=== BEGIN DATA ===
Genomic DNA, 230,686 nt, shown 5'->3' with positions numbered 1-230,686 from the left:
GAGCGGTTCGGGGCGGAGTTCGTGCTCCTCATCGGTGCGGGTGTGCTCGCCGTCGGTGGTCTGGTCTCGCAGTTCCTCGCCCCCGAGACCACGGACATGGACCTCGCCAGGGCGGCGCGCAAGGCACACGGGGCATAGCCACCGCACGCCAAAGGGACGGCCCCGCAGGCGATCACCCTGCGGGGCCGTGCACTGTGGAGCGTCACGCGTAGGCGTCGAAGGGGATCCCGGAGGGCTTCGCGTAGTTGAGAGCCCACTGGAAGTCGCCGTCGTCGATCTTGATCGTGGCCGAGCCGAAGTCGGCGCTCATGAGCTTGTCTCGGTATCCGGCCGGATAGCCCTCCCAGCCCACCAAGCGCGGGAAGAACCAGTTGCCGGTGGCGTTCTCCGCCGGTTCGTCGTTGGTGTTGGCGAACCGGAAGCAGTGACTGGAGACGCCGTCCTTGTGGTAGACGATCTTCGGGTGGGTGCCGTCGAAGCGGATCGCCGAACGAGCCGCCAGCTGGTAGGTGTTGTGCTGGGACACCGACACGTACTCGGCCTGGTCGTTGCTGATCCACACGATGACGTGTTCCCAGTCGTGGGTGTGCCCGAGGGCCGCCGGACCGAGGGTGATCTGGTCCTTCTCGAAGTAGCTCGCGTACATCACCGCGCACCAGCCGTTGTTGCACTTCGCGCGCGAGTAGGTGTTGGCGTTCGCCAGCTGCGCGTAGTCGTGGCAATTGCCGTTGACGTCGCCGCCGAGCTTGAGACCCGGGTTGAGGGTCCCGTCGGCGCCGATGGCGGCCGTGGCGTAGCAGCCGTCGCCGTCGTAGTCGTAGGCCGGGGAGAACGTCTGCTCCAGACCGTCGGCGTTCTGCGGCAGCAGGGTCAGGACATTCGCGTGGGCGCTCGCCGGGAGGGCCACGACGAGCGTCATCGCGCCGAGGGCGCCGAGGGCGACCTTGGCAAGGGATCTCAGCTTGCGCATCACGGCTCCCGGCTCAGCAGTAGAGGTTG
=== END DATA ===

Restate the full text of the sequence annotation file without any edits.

Genomic DNA, 230,686 nt, shown 5'->3' with positions numbered 1-230,686 from the left:
GAGCGGTTCGGGGCGGAGTTCGTGCTCCTCATCGGTGCGGGTGTGCTCGCCGTCGGTGGTCTGGTCTCGCAGTTCCTCGCCCCCGAGACCACGGACATGGACCTCGCCAGGGCGGCGCGCAAGGCACACGGGGCATAGCCACCGCACGCCAAAGGGACGGCCCCGCAGGCGATCACCCTGCGGGGCCGTGCACTGTGGAGCGTCACGCGTAGGCGTCGAAGGGGATCCCGGAGGGCTTCGCGTAGTTGAGAGCCCACTGGAAGTCGCCGTCGTCGATCTTGATCGTGGCCGAGCCGAAGTCGGCGCTCATGAGCTTGTCTCGGTATCCGGCCGGATAGCCCTCCCAGCCCACCAAGCGCGGGAAGAACCAGTTGCCGGTGGCGTTCTCCGCCGGTTCGTCGTTGGTGTTGGCGAACCGGAAGCAGTGACTGGAGACGCCGTCCTTGTGGTAGACGATCTTCGGGTGGGTGCCGTCGAAGCGGATCGCCGAACGAGCCGCCAGCTGGTAGGTGTTGTGCTGGGACACCGACACGTACTCGGCCTGGTCGTTGCTGATCCACACGATGACGTGTTCCCAGTCGTGGGTGTGCCCGAGGGCCGCCGGACCGAGGGTGATCTGGTCCTTCTCGAAGTAGCTCGCGTACATCACCGCGCACCAGCCGTTGTTGCACTTCGCGCGCGAGTAGGTGTTGGCGTTCGCCAGCTGCGCGTAGTCGTGGCAATTGCCGTTGACGTCGCCGCCGAGCTTGAGACCCGGGTTGAGGGTCCCGTCGGCGCCGATGGCGGCCGTGGCGTAGCAGCCGTCGCCGTCGTAGTCGTAGGCCGGGGAGAACGTCTGCTCCAGACCGTCGGCGTTCTGCGGCAGCAGGGTCAGGACATTCGCGTGGGCGCTCGCCGGGAGGGCCACGACGAGCGTCATCGCGCCGAGGGCGCCGAGGGCGACCTTGGCAAGGGATCTCAGCTTGCGCATCACGGCTCCCGGCTCAGCAGTAGAGGTTG